Taking Ted's tilly to the top
SWAGGING it under the stars, camping amongst the crocodiles, and camp oven cooking every night, over the past three weeks a group of Gayndah men had the trip of a lifetime when they took Ted Callahan's 1930 Dodge tilly to the top of Australia and back.
Mr Callahan and eight of his mates arrived home this week after reaching Cape York on July 24, and despite creek crossings and a lot of sand the tilly returned in one piece.
"There was only a few nights when we were up in the crocodile infested areas that we had to climb inside the back of the dodge to sleep," he said.
One of the group's favourite parts of the trip was travelling through the beautiful country of the Daintree.
"But the best was once we got to the top, to be able to travel right to the top of Australia with 1930 Dodge was a pretty good feat, and people just came out of the woodworks shaking our hands and carrying on."
The entire trip took just three weeks but Callahan said, if it weren't for work commitments, he would have taken longer.
"It's been a lifelong ambition to drive a vintage car up to the cape, since I was a kid me and my brother have talked about it but we never got to do it.
"I've had the Dodge for 20 odd years and my son in law and a few of his mates told me they were going to hep me get up there because they realised I really wanted to do it.
Mr Callahan was accompanied by his son 'Cliffy', Malcolm Slaughter, Ashley Spry, Clinton Spry, Malcolm Spry, Cameron Kirk, Lloyd Markwell and Chris Harvey, who drove alongside the Dodge in two four-wheel-drives and a 1942 Jeep from the Second World War.
The odometer on the 88-year-old Dodge no longer works but Mr Callahan said it handled the 6,000 kilometre round trip like a champion.
"It's a pretty good effort for old Dodgy I tell ya and the beauty is it's never been unregistered in it's life so it's seen for miles," he said.
"It's pretty thirsty though mate, a bit like me."
The vehicle originally came from the South Burnett and has only ever had three owners, one of who only kept it for six months.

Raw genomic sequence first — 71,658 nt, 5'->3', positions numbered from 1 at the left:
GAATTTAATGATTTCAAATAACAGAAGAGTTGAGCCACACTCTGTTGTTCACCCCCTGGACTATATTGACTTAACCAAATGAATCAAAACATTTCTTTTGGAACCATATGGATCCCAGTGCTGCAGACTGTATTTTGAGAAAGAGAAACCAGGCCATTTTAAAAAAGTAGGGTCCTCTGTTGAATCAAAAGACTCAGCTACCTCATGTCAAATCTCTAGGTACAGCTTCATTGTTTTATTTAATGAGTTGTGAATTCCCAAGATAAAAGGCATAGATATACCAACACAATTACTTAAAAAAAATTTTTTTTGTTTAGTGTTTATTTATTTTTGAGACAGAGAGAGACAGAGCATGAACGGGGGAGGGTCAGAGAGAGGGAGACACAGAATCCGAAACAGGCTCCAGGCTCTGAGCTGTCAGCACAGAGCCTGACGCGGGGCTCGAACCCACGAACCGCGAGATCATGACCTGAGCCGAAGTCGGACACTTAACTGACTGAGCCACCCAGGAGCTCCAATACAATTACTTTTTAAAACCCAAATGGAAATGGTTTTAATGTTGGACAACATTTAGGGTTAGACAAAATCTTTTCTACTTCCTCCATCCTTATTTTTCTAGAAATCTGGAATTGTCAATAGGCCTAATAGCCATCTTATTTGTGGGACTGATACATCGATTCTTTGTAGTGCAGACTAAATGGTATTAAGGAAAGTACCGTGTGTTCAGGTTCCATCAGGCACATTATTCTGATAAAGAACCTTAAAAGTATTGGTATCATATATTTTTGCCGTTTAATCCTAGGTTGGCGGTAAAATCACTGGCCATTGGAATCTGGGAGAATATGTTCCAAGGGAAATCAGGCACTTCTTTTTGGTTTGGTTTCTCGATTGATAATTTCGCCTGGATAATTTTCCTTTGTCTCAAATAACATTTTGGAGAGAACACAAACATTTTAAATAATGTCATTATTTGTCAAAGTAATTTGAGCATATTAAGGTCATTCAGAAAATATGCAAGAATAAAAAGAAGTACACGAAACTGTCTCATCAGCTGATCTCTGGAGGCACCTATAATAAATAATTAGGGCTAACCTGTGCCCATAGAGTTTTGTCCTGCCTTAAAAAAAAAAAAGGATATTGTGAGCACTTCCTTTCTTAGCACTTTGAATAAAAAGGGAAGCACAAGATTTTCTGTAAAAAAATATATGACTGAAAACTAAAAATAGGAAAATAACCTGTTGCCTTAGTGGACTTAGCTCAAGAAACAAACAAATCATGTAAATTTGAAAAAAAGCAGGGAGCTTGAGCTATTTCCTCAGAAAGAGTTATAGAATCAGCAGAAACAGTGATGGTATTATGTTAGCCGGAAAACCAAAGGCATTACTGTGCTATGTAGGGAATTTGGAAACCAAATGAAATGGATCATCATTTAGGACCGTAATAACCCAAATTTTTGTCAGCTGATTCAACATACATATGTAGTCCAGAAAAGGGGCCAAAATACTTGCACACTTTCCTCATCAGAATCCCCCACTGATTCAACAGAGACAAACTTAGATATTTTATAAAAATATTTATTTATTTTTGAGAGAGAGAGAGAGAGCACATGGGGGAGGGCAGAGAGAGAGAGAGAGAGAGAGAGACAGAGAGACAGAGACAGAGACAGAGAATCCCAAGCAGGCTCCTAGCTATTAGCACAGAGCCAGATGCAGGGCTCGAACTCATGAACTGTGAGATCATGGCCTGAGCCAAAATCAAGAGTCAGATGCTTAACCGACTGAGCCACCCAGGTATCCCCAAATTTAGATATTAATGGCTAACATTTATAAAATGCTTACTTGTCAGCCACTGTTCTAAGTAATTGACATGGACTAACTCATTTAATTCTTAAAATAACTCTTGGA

"A farmer from Kingaroy had it as a car and then in Second World War, for the farmers to get fuel coupons, they had to have a utility so he made it into a utility and used it on his farm," Mr Callahan said.
"When he died it was sold and I was lucky enough to end up with it."
Mr Callahan said that there is a magic to driving an antique car.
"It's that nostalgia of driving an old car, everyone appreciates it and you see people instantly smile when you drive past," he said.
"You have the windows down and you might be eating dust but that doesn't stop you from smiling and the challenge is rewarding."
Because he hasn't restored the car, Mr Callahan said it brings him happiness to let people hop in, or even have a drive.
He bought his first Dodge, which he also still owns, when he was 17 but he never got around to restoring it.
"It was in pretty bad shape so luckily I came across this one which is the same model and in excellent condition," Mr Callahan said.
"I don't how it all started but when I was 17 I just wanted to play with cars."
The car still has wooden spoke wheels and Mr Callahan said people doubted it would make the trip to Cape York but he reckons he could get another hundred years out of the old tilly.
"It's good solid metal, you can tap on it and you'll find it's hard as a rock and the body work is still strong, it's a testament to the times."
Mr Callahan said he now has a taste for adventuring in his tilly and there are more trips on the horizon.
"The other boys who were with me are going to look for a Dodge too so we might have a convoy and I think we might go out to Ayers Rock or something next year.
"I think it's going to be an ongoing thing now."